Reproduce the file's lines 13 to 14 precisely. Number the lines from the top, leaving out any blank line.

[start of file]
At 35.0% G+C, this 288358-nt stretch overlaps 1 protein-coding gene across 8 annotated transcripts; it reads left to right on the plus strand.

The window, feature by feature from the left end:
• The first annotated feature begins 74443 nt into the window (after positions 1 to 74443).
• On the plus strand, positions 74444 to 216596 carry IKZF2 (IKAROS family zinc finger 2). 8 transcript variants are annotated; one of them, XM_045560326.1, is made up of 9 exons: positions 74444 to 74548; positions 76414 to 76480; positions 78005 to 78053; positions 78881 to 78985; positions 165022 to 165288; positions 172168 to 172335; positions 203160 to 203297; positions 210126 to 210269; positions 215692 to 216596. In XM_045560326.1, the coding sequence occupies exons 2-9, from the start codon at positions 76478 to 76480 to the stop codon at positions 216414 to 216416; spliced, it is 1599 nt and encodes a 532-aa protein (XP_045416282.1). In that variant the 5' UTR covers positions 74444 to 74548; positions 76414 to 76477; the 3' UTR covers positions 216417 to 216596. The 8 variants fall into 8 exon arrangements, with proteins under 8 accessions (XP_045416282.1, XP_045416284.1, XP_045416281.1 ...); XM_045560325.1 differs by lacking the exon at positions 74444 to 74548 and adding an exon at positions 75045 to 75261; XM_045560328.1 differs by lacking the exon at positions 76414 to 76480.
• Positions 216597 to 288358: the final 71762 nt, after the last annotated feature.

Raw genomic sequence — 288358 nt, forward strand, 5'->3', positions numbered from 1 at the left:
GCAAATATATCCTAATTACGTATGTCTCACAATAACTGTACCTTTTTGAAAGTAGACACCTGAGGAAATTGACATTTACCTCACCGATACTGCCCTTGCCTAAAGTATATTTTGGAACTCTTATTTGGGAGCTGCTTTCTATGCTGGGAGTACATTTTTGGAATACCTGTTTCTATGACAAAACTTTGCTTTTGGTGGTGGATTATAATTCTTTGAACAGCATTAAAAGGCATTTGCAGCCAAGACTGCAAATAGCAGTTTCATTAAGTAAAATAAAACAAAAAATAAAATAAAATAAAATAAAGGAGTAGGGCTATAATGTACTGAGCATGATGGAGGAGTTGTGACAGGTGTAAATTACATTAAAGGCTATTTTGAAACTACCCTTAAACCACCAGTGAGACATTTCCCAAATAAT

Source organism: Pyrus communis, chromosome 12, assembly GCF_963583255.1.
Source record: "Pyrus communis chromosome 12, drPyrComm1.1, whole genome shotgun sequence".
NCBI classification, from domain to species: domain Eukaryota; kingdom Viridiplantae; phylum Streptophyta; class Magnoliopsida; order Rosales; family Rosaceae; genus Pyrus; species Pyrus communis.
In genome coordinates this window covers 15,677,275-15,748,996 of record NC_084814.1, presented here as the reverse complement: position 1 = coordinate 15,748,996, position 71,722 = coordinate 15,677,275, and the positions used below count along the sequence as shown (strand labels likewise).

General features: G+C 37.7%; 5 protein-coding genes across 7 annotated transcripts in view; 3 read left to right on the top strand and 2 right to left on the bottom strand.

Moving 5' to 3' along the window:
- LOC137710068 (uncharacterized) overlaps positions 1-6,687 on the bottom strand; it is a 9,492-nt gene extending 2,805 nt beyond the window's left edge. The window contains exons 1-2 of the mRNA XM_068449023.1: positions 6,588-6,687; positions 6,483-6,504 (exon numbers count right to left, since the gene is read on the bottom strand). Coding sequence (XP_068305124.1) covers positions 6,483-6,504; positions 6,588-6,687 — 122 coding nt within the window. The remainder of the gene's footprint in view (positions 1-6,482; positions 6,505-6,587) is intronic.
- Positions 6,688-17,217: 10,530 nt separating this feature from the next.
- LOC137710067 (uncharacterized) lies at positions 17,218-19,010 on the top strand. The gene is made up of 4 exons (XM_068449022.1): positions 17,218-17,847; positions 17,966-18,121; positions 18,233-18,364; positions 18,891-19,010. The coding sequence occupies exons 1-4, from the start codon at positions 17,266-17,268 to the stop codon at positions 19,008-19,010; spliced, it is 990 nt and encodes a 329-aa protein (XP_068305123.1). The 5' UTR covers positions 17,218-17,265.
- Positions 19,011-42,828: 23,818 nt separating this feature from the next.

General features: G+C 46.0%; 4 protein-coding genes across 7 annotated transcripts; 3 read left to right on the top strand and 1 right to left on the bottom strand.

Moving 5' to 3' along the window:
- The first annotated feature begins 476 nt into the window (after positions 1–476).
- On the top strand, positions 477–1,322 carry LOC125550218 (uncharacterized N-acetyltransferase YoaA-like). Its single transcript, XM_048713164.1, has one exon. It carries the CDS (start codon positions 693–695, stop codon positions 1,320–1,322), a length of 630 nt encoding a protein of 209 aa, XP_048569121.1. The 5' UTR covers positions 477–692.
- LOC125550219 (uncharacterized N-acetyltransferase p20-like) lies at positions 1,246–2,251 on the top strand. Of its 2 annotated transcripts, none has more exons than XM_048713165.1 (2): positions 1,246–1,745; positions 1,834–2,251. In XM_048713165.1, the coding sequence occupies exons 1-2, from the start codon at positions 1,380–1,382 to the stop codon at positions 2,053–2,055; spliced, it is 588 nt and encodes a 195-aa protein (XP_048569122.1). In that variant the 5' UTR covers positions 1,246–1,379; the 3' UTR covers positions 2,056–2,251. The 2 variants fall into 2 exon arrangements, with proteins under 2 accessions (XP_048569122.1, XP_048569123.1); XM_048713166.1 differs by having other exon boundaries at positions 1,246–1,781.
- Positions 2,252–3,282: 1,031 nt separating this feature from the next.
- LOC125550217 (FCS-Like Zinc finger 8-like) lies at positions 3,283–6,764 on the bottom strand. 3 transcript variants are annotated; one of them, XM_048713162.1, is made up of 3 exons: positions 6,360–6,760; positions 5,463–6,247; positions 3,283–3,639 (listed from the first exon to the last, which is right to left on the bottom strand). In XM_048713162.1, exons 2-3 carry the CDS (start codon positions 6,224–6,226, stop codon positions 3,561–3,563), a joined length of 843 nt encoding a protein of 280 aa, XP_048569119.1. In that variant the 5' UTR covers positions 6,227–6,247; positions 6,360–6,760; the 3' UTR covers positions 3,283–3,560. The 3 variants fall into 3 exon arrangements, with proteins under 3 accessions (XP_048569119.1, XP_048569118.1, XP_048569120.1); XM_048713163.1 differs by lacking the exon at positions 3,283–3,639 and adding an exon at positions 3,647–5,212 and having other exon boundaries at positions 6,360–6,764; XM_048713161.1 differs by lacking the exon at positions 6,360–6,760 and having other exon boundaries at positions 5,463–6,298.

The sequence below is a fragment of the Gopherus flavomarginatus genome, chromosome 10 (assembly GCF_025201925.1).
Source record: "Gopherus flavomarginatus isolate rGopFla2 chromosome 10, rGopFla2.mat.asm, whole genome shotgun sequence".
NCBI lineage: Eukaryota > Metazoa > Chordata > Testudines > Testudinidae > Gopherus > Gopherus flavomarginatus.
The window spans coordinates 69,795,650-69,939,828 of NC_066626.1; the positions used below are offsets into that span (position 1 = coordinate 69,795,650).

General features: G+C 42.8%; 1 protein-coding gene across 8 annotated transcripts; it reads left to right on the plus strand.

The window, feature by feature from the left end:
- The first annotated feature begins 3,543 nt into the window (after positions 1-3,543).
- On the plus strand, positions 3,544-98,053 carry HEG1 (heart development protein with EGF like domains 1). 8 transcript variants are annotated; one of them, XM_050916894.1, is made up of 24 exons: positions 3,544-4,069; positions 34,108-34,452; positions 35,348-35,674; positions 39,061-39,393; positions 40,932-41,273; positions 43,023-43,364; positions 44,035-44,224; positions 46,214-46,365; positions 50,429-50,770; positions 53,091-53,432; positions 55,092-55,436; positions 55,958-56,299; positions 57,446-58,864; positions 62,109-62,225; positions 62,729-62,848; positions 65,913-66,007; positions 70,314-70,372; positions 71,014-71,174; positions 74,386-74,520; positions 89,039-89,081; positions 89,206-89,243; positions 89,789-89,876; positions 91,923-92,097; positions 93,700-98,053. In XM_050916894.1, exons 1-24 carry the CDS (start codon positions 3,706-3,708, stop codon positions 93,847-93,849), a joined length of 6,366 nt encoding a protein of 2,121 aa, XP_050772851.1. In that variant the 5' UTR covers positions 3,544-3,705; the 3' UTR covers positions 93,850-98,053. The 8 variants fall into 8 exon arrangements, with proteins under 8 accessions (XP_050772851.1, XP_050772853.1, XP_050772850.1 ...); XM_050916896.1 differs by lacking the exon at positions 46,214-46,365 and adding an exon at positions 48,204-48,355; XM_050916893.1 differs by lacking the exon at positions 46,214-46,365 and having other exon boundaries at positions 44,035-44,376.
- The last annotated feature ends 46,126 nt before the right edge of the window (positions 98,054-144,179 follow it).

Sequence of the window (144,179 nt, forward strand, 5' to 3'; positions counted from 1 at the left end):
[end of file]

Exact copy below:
Moving 5' to 3' along the window:
- LOC137710068 (uncharacterized) overlaps positions 1-6,687 on the bottom strand; it is a 9,492-nt gene extending 2,805 nt beyond the window's left edge. The window contains exons 1-2 of the mRNA XM_068449023.1: positions 6,588-6,687; positions 6,483-6,504 (exon numbers count right to left, since the gene is read on the bottom strand). Coding sequence (XP_068305124.1) covers positions 6,483-6,504; positions 6,588-6,687 — 122 coding nt within the window. The remainder of the gene's footprint in view (positions 1-6,482; positions 6,505-6,587) is intronic.